Newcastle need stability, not upheaval – The London Economic

Newcastle need stability, not upheaval

David de Winter – Sports Editor

@TLE_Sport
@davidjdewinter

When I was growing up, I always looked at Newcastle United with fondness. A well-run club that played football the right way and had a sizeable and passionate support – it was the envy of almost every club in the land, a team destined to dine at football’s top table for years to come. With the likes of Peter Beardsley, Rob Lee, David Ginola, Alan Shearer, Les Ferdinand and Faustino Asprilla in their ranks, they came mighty close to lifting the league title in 1996 and were perennial bridesmaids in the FA Cup in 1998 and 1999. What the faithful folk of Tyneside would give for that sort of success today.

The Newcastle United of recent times has had more drama than Eastenders, Coronation Street and Emmerdale put together. Whether it be a headbutt here, a foul-mouthed tirade aimed at Mauricio Pellegrini there, or a ‘joke’ about sacking the manager, the club seems to lurch from one PR disaster to another. What has happened to that great club I used to know from the mid-90’s that used to pride itself on irresistible attacking football?

The supporters are currently in two minds whether to aim their vitriol towards the owner Mike Ashley or the manager Alan Pardew. Let’s take a closer look. Ashley bought the club in July 2007 from local businessman Freddie Sheppard but lost patience with new manager Sam Allardyce after an indifferent start to the 2007/08 season. He then produced a (rare) PR masterstroke by bringing club legend Kevin Keegan back to the club for a second spell in charge. The club finished a respectable 12th in the league but Keegan got fed up with the hierarchy over a perceived lack of financial support and departed after only three games of the 2008/09 season. From the sublime to the ridiculous, Ashley then appointed Joe Kinnear of all people to the hot seat and when the former Wimbledon boss left the club in the lurch after suffering health issues, another club legend, Alan Shearer, was unable to save them from relegation.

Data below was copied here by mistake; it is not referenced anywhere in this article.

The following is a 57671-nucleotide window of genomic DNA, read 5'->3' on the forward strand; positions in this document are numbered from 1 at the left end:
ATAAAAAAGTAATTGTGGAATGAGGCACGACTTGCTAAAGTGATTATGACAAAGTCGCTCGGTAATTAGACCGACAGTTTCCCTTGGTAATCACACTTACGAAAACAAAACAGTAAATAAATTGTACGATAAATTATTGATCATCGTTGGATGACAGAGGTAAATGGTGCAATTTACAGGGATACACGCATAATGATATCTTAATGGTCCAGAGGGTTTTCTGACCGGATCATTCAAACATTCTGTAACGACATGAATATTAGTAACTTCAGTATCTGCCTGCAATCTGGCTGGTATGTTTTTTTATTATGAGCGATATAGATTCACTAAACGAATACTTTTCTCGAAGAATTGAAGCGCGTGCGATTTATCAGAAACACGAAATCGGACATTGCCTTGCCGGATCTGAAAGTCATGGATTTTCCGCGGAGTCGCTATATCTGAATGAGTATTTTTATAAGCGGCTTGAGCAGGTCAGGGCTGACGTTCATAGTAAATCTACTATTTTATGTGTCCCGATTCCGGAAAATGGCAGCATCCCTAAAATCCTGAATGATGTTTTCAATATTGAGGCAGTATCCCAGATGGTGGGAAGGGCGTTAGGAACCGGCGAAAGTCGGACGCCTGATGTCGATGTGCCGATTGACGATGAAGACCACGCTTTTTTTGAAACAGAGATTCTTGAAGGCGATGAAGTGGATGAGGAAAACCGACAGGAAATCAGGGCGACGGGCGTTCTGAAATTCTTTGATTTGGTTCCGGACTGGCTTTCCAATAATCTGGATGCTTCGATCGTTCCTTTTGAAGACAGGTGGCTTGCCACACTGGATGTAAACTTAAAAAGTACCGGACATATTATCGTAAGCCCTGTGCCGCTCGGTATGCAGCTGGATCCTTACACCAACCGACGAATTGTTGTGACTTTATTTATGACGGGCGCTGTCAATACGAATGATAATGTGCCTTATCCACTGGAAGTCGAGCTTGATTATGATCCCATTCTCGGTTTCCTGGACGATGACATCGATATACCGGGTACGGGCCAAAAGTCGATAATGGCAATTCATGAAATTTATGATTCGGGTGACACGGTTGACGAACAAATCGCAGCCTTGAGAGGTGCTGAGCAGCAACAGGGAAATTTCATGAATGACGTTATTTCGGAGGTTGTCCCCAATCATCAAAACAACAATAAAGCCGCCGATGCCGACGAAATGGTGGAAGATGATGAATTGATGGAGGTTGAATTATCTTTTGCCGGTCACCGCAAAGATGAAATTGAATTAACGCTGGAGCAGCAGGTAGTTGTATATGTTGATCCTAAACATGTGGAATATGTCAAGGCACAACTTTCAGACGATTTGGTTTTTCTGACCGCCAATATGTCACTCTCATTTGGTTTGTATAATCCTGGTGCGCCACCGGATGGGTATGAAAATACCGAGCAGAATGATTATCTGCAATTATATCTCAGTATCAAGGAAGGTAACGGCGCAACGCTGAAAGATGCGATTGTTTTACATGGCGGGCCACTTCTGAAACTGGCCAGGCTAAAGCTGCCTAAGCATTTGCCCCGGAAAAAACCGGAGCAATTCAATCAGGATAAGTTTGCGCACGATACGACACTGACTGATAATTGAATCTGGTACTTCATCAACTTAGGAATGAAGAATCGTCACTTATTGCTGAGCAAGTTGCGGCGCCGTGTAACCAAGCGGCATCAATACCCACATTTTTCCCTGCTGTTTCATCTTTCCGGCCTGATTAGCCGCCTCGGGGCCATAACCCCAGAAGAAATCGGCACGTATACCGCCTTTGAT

Chris Hughton was tasked with getting the club promoted at the first time of asking and a team compromising experienced duo Joey Barton and Kevin Nolan, and youngsters like Andy Carroll waltzed to the Championship title. Despite a promising start to the 2010/11 Premier League campaign, Ashley made a monumental error in firing Hughton because he did not have ‘enough managerial experience.’ I remember hearing about it and being absolutely staggered. Who did this guy think he was? Surely continuity, stability were the order of the day? Not some power-crazy, egotistical megalomaniac determined to boost his own profile at the expense of a whole football club and its supporters?